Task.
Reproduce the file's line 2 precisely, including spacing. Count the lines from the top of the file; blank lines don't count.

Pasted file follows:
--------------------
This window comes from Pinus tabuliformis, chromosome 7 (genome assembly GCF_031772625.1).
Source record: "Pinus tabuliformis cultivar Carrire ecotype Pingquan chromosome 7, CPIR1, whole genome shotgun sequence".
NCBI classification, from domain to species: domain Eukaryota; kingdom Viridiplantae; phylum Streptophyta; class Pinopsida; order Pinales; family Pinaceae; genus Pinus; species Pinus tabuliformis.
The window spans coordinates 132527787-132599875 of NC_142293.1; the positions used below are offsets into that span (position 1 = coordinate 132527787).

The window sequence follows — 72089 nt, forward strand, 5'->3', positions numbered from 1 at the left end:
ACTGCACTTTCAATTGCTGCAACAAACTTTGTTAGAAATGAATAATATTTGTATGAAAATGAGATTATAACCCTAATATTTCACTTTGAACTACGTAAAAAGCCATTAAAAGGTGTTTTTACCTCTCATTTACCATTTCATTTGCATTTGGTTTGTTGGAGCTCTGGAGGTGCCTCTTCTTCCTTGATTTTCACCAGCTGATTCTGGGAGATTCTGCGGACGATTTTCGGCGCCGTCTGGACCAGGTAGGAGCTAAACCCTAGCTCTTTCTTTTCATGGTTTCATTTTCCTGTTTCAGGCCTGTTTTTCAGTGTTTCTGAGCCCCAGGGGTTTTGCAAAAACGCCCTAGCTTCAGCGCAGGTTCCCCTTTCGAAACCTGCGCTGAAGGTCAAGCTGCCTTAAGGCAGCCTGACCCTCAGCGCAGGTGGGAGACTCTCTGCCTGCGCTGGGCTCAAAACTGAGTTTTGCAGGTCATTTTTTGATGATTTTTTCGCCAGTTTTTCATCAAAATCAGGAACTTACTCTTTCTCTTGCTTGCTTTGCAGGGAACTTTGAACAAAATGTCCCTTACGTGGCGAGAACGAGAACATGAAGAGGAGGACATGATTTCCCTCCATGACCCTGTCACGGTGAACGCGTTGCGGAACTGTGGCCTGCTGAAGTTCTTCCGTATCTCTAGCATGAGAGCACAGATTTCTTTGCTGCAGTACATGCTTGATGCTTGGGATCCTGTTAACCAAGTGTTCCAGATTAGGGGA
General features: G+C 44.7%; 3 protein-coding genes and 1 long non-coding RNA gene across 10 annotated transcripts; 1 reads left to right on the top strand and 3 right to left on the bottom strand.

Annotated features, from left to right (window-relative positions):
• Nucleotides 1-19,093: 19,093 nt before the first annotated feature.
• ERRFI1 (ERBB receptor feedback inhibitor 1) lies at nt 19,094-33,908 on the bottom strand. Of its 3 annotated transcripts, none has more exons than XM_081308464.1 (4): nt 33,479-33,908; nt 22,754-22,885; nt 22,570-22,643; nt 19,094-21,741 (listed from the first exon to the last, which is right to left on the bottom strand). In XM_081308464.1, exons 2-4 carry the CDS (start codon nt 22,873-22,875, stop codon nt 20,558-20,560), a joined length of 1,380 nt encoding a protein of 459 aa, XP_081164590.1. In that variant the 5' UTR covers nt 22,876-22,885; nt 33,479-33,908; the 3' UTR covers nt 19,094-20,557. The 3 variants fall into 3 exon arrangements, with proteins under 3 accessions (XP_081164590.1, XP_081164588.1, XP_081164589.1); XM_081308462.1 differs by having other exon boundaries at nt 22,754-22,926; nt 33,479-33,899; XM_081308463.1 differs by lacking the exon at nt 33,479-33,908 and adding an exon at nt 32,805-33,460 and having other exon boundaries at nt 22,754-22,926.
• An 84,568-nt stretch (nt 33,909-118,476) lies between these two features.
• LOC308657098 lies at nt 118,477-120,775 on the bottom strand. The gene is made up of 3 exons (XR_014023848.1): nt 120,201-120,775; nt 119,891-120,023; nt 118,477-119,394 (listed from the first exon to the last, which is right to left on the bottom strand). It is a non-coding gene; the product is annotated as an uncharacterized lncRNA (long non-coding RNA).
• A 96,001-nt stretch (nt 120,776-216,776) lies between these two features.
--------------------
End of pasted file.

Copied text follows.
Source record: "Pinus tabuliformis cultivar Carrire ecotype Pingquan chromosome 7, CPIR1, whole genome shotgun sequence".